Comair invests in new fleet
SOUTH AFRICA’S’s privately-operated full-service carrier, British Airways (operated by Comair), is making a significant investment in Boeing Next-Generation 737-800, a major part of the aviation group’s fleet upgrade plan. This heralds a new phase for the airline which aims to replace its entire old fleet of six B737-300s and nine B737-400s.
Locally, JSE-listed aviation company, Comair Limited, has an exclusive relationship in sub-Saharan Africa with British Airways under a licence agreement reached in 1996 and proudly flies under the colours and livery of British Airways.
“British Airways Plc has a proud heritage and strong history of more than 80 years in South Africa, of which 17 years have been with Comair. We are excited about our new aircraft and are confident that this investment will help continue to deliver the great value and premium comfort synonymous with the British Airways brand,” says Iain Meaker, Commercial Distribution Executive for Comair.
The fleet upgrade forms part of Comair’s broader medium-to-long term business plan to deliver further efficiencies and product enhancements. “The R3.5-billion investment in its fleet upgrade is fundamental to Comair's business strategy of consistently improving customer service and value, while ensuring a sustainable airline,” says Meaker.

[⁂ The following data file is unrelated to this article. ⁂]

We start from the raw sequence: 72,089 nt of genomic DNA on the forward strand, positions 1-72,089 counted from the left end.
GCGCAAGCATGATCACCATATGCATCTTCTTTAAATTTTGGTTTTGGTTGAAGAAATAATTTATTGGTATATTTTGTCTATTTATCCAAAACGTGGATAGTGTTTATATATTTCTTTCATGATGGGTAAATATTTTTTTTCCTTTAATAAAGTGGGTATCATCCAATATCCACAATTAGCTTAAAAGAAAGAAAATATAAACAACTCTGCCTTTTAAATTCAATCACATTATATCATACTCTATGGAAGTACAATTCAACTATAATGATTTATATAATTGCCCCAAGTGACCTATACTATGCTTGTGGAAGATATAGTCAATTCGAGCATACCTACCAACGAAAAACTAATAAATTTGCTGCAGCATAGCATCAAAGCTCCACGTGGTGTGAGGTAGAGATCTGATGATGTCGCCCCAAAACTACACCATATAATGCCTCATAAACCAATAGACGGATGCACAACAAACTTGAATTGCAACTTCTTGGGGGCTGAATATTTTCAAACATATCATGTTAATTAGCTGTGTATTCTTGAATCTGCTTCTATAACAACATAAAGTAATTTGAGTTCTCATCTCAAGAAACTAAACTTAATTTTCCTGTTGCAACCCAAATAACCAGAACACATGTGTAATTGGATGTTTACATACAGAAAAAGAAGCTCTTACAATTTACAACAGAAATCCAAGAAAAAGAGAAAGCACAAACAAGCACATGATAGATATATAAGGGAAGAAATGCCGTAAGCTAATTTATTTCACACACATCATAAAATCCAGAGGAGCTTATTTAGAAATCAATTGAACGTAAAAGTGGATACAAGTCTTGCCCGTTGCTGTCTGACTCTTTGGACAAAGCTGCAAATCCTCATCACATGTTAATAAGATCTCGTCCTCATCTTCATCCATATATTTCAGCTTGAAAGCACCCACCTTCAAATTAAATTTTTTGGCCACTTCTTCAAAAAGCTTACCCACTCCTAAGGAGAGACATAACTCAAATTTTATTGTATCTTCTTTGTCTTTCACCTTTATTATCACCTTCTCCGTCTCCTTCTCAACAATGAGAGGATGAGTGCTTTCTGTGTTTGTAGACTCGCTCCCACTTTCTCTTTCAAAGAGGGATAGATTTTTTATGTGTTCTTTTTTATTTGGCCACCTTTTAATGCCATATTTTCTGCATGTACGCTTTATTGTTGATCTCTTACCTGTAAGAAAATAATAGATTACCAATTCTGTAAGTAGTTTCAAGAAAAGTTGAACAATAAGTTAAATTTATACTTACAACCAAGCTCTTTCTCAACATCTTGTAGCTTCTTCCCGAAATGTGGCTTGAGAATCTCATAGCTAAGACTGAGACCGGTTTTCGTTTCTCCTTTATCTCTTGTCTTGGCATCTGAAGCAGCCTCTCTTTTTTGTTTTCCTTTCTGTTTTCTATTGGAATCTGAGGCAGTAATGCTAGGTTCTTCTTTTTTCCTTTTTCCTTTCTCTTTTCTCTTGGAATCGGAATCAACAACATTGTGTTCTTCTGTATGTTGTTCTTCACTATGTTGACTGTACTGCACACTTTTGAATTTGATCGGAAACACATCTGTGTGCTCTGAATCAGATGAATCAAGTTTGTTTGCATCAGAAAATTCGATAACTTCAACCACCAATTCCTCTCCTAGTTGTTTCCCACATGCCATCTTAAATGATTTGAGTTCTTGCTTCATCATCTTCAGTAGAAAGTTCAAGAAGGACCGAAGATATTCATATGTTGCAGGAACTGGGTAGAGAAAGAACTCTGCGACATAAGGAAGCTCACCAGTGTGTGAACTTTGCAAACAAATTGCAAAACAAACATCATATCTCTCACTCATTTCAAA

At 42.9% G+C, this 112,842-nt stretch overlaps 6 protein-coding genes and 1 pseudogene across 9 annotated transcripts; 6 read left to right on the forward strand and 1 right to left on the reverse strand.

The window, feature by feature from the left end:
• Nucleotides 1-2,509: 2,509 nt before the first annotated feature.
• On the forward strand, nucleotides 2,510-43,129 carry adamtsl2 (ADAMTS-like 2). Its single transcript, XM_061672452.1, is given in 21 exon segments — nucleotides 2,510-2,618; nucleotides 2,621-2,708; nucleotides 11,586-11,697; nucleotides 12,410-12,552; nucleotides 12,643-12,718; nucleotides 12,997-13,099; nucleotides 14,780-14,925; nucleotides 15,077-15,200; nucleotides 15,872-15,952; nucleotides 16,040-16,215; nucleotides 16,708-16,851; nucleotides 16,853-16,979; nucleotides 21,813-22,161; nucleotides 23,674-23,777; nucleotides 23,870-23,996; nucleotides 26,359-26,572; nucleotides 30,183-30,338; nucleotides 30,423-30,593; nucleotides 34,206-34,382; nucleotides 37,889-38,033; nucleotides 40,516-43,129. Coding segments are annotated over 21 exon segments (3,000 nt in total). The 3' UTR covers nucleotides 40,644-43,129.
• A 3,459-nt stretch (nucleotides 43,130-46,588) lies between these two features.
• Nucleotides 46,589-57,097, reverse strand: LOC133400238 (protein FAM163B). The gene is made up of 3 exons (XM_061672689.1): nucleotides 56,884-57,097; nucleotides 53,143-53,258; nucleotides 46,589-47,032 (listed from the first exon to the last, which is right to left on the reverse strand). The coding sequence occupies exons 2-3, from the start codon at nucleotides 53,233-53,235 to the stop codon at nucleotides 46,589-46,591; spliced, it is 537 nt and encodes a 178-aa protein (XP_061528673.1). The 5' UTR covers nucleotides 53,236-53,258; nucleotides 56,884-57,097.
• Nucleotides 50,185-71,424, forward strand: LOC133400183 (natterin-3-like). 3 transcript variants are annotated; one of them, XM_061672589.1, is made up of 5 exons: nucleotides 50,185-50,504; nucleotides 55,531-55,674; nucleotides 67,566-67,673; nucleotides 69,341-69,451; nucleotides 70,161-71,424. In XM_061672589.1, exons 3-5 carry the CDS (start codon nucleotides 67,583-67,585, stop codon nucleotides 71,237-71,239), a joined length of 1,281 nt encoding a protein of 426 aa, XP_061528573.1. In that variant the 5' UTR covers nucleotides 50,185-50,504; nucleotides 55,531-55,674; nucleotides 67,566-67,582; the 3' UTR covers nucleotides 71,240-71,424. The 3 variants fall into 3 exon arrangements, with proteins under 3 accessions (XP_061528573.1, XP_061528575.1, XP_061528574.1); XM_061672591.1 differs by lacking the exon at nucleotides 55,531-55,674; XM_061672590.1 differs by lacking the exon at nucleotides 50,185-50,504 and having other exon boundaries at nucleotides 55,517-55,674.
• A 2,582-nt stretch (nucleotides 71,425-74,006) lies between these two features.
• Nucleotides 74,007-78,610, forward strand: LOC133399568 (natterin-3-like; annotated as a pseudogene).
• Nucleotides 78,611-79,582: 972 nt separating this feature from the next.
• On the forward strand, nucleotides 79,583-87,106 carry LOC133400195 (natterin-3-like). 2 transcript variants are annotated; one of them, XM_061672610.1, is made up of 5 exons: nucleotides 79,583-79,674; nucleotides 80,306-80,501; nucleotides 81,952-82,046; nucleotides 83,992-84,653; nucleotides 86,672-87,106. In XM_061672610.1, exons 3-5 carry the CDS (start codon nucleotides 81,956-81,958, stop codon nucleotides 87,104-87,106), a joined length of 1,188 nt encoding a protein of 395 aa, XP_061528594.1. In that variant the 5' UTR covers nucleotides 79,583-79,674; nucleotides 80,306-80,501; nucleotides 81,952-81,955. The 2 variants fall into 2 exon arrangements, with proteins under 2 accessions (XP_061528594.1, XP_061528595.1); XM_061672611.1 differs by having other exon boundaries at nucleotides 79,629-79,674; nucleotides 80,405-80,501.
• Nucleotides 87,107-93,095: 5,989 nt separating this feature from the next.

Comair, which carries 5.1 million passengers a year, embarked on its fleet upgrade in 2012 when it purchased four new Boeing 737-800 Next Generation aircraft for its no-frills airline, kulula.com. The new fleet will be partly financed through equity (15%) as well as loans (85%).
“In its British Airways configuration the 158-seat aircraft will service the popular Johannesburg and Cape Town route. Along with the overall additional capacity, there will be 20 seats to accommodate more of our Club (Business class) customers and 138 seats for our customers in Traveller (Economy class). A second B737-800 is expected to arrive in the first quarter of 2014.”
Meaker says that globally, airlines have experienced pressure on operating costs due to the volatile fuel price and high maintenance costs. “The 737-800’s utilise 18% less fuel per seat than the aircraft we are replacing, thereby saving two million-litres of fuel per aircraft per year for the equivalent total seats. The 17 additional seats further contribute to the improved efficiency. Both are a critical component in managing the impact of high fuel prices,” says Meaker.
He adds that the new Boeing 737-800 aircraft will also require significantly less maintenance than the B737-300 and B737-400s in its existing fleet, allowing for higher utilisation and lower operating costs. All of Comair's pilots have been trained extensively on the new aircraft as Comair invested in a new Boeing 737-800 flight training simulator in 2011 at a cost of R80 million (South African Rands).
“Comair is committed to providing world-class air travel within southern Africa, and the British Airways fleet upgrade will help to deliver just that. The aim is to make the travel experience more comfortable and convenient for our customers,” concludes Meaker.